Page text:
Last week I wrote about the Eagles coaching staff. I talked about how the coaches were veterans and good teachers. These guys might be new to the NFL, but they know football. They can teach technique. They are experts in the fundamentals of good football.
Young players stand to benefit the most from the new assistant coaches. Think about Mychal Kendricks. Last year he had to learn to play 4-3 SAM. He had to learn Juan Castillo’s unusual system. Mike Caldwell was his position coach. Caldwell was a good NFL LB, but was new to coaching. Caldwell was learning how to coach, while simultaneously teaching Kendricks how to play. Now Kendricks gets to learn from Rick Minter. Things should be better. Kendricks is playing ILB, a role that is a more natural fit. He is playing in a conventional system. And Kendricks will learn from a man who has been teaching kids how to play football for more than 30 years.
Kendricks needs that coaching. Anyone who watched him last year could see his natural gifts. There were times when Kendricks looked like a star. He was able to cover TEs, RBs and even some WRs. According to the Eagles in-house stats, Kendricks was 3rd on the team in both total tackles and solo tackles. He had 8 TFLs and one sack. He deflected 11 passes. Those are solid numbers for a rookie LB.
Anyone who watched Kendricks could also see some issues. He missed too many tackles. He took poor angles at times and was caught out of position in space. The worst moment was when he failed to contain RG3 on a scramble and let Griffin get wide for a good gain. There were some poor moments in coverage. Kendricks failed to force a fumble, recover a fumble or pick off a pass. He’s still got plenty to work on.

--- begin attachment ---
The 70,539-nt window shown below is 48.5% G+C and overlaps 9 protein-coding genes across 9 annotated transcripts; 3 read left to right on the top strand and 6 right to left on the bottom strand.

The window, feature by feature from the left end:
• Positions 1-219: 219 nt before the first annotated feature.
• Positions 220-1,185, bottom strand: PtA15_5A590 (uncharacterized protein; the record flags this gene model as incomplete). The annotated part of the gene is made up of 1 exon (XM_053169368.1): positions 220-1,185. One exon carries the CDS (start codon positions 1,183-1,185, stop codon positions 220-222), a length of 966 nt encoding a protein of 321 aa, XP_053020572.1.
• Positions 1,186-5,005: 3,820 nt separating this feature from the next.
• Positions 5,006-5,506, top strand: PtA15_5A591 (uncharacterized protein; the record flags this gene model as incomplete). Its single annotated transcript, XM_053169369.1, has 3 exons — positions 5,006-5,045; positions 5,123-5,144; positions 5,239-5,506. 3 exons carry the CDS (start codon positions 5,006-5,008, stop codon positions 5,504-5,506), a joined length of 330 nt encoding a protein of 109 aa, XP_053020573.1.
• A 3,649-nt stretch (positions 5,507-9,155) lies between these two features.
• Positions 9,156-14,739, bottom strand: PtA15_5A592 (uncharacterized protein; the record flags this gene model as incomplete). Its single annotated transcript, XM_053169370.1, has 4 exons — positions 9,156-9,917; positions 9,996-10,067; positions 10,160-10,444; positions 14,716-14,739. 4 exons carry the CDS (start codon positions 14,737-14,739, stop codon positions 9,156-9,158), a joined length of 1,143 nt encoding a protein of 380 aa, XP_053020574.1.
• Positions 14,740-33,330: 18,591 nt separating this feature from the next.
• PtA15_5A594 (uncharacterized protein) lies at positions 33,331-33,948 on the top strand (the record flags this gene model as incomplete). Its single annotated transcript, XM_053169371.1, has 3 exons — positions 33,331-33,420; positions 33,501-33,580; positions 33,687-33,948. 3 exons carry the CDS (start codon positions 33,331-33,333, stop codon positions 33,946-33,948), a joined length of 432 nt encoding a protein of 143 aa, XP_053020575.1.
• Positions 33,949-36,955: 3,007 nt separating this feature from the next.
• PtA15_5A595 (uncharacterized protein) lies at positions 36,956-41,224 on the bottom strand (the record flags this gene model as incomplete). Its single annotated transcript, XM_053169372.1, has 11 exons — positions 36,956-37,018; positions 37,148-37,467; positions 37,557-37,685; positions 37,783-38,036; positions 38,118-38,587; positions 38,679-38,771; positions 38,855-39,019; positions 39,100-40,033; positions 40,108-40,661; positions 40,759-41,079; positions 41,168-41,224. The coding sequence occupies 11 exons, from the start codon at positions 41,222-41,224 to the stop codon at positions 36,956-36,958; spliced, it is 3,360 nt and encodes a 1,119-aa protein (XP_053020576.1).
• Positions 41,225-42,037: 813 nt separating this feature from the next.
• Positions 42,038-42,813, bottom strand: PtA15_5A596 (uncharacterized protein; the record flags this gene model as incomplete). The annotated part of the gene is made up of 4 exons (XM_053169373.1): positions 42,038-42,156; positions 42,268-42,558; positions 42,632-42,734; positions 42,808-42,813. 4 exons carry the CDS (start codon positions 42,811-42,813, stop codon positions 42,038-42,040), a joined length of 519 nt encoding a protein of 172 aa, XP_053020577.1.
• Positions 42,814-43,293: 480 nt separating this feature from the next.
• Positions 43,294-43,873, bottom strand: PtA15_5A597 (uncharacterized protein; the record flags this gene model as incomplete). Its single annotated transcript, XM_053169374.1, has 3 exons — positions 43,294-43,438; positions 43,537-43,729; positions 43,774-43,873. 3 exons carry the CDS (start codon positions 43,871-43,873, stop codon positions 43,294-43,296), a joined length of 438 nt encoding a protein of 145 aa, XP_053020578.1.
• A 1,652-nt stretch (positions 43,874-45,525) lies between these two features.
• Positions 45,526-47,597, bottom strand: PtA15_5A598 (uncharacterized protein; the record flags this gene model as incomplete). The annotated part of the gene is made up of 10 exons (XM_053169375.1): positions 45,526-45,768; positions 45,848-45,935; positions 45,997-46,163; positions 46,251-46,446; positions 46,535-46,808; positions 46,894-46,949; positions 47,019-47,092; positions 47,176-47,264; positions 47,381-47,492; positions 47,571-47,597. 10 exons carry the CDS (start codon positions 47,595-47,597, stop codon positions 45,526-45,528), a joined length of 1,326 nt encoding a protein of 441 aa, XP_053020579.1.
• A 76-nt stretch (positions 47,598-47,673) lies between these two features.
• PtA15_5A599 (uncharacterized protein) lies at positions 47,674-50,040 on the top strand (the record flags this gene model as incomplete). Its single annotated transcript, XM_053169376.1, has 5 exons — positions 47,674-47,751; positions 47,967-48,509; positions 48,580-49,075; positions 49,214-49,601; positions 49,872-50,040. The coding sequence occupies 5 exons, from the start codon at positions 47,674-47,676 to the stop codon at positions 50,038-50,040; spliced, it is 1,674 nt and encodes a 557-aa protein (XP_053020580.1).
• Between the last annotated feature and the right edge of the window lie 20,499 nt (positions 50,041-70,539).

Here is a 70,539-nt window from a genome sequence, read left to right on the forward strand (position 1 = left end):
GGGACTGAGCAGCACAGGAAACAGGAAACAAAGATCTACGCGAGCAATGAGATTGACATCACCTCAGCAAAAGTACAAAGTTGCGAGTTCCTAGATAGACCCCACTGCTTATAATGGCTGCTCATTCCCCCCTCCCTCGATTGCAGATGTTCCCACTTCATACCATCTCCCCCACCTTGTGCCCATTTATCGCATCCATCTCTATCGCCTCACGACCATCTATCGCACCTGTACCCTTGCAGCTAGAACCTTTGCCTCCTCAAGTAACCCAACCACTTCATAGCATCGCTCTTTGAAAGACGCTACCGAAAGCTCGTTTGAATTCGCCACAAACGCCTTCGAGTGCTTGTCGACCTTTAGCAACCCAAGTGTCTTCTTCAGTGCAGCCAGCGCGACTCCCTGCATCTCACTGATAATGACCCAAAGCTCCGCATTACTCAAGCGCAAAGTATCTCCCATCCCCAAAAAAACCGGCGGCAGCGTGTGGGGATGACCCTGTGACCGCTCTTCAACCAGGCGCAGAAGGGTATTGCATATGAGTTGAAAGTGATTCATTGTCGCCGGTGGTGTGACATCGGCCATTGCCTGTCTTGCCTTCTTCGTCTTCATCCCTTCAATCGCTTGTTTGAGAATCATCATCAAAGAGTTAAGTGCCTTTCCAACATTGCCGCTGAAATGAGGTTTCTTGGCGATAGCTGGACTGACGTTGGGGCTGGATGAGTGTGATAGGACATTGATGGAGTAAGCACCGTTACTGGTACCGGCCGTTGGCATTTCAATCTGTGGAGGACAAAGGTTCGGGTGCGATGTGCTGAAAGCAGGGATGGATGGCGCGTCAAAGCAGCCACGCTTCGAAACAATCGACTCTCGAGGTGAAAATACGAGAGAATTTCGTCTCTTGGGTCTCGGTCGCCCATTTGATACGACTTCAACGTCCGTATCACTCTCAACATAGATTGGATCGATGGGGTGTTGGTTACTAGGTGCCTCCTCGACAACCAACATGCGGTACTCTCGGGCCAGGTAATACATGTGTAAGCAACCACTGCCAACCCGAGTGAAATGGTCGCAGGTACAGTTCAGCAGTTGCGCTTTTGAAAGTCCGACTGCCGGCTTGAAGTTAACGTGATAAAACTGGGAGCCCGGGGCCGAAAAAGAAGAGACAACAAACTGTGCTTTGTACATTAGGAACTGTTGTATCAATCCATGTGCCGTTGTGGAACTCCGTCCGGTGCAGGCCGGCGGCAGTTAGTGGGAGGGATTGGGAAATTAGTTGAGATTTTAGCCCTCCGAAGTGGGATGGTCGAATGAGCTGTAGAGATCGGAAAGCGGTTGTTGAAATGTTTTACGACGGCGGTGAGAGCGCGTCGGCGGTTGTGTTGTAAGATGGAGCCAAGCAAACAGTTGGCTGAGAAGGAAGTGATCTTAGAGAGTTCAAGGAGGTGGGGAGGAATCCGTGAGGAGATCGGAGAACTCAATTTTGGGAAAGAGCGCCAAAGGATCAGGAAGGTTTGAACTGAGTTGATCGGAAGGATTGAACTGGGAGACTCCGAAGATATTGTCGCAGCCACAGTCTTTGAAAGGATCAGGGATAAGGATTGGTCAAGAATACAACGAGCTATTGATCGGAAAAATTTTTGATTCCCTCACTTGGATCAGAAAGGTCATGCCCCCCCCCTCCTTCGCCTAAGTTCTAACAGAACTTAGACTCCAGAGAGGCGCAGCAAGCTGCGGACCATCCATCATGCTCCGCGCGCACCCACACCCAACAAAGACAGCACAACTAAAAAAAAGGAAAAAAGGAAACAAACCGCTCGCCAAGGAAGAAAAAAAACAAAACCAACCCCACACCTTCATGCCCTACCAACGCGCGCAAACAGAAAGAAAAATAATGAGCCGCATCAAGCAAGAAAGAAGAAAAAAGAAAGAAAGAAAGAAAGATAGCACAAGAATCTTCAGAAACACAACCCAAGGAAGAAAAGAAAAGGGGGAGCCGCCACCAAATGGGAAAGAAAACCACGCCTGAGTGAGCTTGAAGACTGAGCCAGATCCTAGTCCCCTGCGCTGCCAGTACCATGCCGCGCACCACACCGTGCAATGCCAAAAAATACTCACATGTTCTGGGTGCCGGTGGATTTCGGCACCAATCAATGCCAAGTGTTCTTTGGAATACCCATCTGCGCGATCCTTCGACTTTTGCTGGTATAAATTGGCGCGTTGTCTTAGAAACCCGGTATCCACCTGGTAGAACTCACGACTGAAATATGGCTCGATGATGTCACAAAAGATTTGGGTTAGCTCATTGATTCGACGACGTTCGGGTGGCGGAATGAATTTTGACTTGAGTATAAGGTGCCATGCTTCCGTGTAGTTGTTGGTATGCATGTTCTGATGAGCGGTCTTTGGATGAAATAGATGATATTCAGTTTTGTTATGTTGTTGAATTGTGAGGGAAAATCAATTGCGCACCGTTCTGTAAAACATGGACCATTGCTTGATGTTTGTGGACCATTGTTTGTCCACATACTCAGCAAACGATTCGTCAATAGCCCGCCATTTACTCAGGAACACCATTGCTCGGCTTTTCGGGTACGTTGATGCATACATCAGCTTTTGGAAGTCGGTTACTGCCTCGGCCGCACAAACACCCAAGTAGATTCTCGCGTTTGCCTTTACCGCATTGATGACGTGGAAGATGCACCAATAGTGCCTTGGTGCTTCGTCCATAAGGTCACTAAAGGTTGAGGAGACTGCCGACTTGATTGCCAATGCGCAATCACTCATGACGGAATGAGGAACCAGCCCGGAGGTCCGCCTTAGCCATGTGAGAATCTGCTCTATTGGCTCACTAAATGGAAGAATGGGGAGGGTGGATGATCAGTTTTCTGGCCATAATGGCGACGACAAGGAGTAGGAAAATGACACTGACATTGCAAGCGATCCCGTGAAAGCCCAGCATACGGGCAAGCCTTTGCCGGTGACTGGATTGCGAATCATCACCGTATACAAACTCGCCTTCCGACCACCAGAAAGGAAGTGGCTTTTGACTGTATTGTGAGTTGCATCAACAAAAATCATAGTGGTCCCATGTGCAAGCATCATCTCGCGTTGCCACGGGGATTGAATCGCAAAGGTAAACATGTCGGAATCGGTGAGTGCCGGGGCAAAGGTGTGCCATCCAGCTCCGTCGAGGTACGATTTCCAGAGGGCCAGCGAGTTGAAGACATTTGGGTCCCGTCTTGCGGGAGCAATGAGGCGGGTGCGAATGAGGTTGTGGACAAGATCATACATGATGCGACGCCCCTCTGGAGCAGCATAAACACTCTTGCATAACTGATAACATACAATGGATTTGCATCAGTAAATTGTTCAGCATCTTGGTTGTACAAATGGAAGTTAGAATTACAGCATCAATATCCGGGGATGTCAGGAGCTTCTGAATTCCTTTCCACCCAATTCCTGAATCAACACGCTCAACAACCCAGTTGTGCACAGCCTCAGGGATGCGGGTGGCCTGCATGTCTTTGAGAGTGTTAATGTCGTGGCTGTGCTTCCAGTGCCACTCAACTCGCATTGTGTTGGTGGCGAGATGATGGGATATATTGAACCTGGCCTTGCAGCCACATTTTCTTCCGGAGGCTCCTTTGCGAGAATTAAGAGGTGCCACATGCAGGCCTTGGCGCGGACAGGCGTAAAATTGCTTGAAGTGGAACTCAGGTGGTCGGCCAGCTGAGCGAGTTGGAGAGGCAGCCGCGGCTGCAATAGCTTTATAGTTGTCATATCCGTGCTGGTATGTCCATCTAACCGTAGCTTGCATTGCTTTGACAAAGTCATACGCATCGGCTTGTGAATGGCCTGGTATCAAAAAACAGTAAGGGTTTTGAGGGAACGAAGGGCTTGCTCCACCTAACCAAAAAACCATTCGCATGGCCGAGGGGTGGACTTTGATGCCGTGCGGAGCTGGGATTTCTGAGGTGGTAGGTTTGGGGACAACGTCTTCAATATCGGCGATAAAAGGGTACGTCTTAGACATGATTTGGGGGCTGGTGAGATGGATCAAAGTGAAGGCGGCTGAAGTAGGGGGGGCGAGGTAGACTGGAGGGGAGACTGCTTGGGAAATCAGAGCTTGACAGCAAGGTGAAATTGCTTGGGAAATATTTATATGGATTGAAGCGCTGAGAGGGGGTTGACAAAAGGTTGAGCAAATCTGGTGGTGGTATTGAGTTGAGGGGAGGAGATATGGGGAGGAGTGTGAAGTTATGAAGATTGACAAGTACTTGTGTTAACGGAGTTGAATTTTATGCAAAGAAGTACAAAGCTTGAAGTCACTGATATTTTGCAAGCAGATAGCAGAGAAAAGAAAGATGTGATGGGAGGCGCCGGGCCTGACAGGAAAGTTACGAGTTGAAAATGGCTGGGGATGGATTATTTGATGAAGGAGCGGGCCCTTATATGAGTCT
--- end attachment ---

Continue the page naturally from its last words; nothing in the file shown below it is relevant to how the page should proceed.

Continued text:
His issues have nothing to do with talent. Kendricks needs work on technique and fundamentals. Think about the resources he can now draw upon. Minter has an extensive background as a coordinator and assistant. Bill McGovern is here to focus on OLBs, but he developed Luke Kuechly into one of the best MLBs in recent college history. He might have a nugget or two that could help Kendricks. And while Bill Davis track record as DC is only slightly better than Les Bowen’s as a polka dancer, Davis does know how to coach LBs. He got great results from D’Qwell Jackson last year. Karlos Dansby thrived under Davis in Arizona. Keith Brooking thrived under Davis in Atlanta. You could counter that all those guys were stars anyway, but that’s part of the point. Kendricks has that kind of talent. He needs the right coaches and system to bring it out of him. Kendricks should develop into a top shelf LB.
Most players make their biggest jump from Year 1 to Year 2. If Kendricks can do this, he could become a key player in 2013. He will be in a role that is designed for him to be a playmaker. Kendricks has the skills and athleticism for that. He covers a lot of ground. He can rush the passer. He can cover in the flat or downfield. Kendricks is a tough, physical player. There is no reason he shouldn’t become a star player. I can’t promise that will happen in 2013. He should get headed in the right direction, but it may take another season before he’s able to process everything and shine.